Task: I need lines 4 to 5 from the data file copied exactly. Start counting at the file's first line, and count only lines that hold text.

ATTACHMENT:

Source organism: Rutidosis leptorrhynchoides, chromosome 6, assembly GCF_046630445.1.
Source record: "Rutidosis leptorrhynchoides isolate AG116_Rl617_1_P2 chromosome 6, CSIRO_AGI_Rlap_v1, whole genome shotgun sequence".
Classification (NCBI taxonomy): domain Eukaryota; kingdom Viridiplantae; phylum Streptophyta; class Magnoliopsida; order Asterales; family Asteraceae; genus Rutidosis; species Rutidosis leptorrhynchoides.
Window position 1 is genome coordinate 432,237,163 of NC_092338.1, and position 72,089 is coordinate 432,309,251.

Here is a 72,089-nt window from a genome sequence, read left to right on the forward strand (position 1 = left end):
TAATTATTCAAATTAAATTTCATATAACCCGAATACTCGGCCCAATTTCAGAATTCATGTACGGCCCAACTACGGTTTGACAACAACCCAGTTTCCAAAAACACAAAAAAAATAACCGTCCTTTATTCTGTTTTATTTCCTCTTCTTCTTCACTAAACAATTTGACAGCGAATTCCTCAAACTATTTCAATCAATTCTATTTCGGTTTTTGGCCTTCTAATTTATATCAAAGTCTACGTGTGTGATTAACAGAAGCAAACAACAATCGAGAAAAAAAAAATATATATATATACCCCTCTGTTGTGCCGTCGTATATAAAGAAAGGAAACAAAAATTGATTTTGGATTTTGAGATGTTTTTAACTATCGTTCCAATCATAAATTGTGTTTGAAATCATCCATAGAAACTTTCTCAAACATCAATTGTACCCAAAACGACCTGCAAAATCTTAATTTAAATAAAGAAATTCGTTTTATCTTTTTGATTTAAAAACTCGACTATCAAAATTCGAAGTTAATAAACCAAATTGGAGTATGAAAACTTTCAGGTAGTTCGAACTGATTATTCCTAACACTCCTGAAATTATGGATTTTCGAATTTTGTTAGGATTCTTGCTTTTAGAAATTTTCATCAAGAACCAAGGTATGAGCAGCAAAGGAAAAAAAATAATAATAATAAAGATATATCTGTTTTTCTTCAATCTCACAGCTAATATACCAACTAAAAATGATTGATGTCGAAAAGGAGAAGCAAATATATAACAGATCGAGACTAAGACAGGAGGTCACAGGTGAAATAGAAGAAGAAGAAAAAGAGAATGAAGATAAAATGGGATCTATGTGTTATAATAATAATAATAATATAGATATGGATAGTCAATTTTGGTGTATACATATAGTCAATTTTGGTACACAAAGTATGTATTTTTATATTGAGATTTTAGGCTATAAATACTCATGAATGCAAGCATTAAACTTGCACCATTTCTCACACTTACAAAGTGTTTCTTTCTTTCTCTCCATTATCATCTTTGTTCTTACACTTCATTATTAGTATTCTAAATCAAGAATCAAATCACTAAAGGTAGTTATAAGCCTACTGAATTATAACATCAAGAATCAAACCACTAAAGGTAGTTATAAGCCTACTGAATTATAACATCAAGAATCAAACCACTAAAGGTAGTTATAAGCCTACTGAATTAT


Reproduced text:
Window position 1 is genome coordinate 432,237,163 of NC_092338.1, and position 72,089 is coordinate 432,309,251.

Here is a 72,089-nt window from a genome sequence, read left to right on the forward strand (position 1 = left end):